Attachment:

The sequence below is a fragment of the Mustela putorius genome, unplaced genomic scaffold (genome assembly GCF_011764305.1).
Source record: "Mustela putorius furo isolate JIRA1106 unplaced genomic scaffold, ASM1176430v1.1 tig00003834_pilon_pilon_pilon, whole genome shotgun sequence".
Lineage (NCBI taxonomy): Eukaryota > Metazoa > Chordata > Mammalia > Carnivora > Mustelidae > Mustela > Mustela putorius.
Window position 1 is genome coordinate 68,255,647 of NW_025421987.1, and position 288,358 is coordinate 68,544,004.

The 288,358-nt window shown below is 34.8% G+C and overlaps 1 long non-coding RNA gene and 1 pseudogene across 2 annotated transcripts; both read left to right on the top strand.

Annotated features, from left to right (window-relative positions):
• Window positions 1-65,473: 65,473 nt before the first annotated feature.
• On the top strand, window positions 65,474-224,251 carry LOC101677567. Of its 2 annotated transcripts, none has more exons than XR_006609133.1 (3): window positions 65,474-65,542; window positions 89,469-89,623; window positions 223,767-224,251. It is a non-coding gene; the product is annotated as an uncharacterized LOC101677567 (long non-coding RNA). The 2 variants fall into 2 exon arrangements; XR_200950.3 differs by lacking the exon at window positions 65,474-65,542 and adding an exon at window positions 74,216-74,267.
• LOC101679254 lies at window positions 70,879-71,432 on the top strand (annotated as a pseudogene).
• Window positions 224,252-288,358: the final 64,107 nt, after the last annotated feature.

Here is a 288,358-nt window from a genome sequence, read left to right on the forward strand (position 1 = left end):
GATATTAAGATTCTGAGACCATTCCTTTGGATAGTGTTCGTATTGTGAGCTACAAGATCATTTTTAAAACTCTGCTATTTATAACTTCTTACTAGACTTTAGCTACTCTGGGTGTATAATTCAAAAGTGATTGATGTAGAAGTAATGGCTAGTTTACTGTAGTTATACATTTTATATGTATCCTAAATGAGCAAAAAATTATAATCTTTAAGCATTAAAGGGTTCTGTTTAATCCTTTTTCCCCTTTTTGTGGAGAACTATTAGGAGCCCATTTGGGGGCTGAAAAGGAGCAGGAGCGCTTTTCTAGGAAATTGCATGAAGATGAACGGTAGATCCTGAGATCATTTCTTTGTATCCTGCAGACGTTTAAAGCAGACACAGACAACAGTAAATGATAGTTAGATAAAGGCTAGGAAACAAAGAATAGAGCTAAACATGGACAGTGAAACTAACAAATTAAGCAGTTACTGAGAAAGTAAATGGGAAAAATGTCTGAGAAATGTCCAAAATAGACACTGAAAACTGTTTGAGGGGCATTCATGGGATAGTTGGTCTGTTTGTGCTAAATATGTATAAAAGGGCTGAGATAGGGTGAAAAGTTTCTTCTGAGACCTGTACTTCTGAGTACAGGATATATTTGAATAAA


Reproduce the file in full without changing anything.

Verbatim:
The sequence below is a fragment of the Mustela putorius genome, unplaced genomic scaffold (genome assembly GCF_011764305.1).
Source record: "Mustela putorius furo isolate JIRA1106 unplaced genomic scaffold, ASM1176430v1.1 tig00003834_pilon_pilon_pilon, whole genome shotgun sequence".
Lineage (NCBI taxonomy): Eukaryota > Metazoa > Chordata > Mammalia > Carnivora > Mustelidae > Mustela > Mustela putorius.
Window position 1 is genome coordinate 68,255,647 of NW_025421987.1, and position 288,358 is coordinate 68,544,004.

The 288,358-nt window shown below is 34.8% G+C and overlaps 1 long non-coding RNA gene and 1 pseudogene across 2 annotated transcripts; both read left to right on the top strand.

Annotated features, from left to right (window-relative positions):
• Window positions 1-65,473: 65,473 nt before the first annotated feature.
• On the top strand, window positions 65,474-224,251 carry LOC101677567. Of its 2 annotated transcripts, none has more exons than XR_006609133.1 (3): window positions 65,474-65,542; window positions 89,469-89,623; window positions 223,767-224,251. It is a non-coding gene; the product is annotated as an uncharacterized LOC101677567 (long non-coding RNA). The 2 variants fall into 2 exon arrangements; XR_200950.3 differs by lacking the exon at window positions 65,474-65,542 and adding an exon at window positions 74,216-74,267.
• LOC101679254 lies at window positions 70,879-71,432 on the top strand (annotated as a pseudogene).
• Window positions 224,252-288,358: the final 64,107 nt, after the last annotated feature.

Here is a 288,358-nt window from a genome sequence, read left to right on the forward strand (position 1 = left end):
GATATTAAGATTCTGAGACCATTCCTTTGGATAGTGTTCGTATTGTGAGCTACAAGATCATTTTTAAAACTCTGCTATTTATAACTTCTTACTAGACTTTAGCTACTCTGGGTGTATAATTCAAAAGTGATTGATGTAGAAGTAATGGCTAGTTTACTGTAGTTATACATTTTATATGTATCCTAAATGAGCAAAAAATTATAATCTTTAAGCATTAAAGGGTTCTGTTTAATCCTTTTTCCCCTTTTTGTGGAGAACTATTAGGAGCCCATTTGGGGGCTGAAAAGGAGCAGGAGCGCTTTTCTAGGAAATTGCATGAAGATGAACGGTAGATCCTGAGATCATTTCTTTGTATCCTGCAGACGTTTAAAGCAGACACAGACAACAGTAAATGATAGTTAGATAAAGGCTAGGAAACAAAGAATAGAGCTAAACATGGACAGTGAAACTAACAAATTAAGCAGTTACTGAGAAAGTAAATGGGAAAAATGTCTGAGAAATGTCCAAAATAGACACTGAAAACTGTTTGAGGGGCATTCATGGGATAGTTGGTCTGTTTGTGCTAAATATGTATAAAAGGGCTGAGATAGGGTGAAAAGTTTCTTCTGAGACCTGTACTTCTGAGTACAGGATATATTTGAATAAA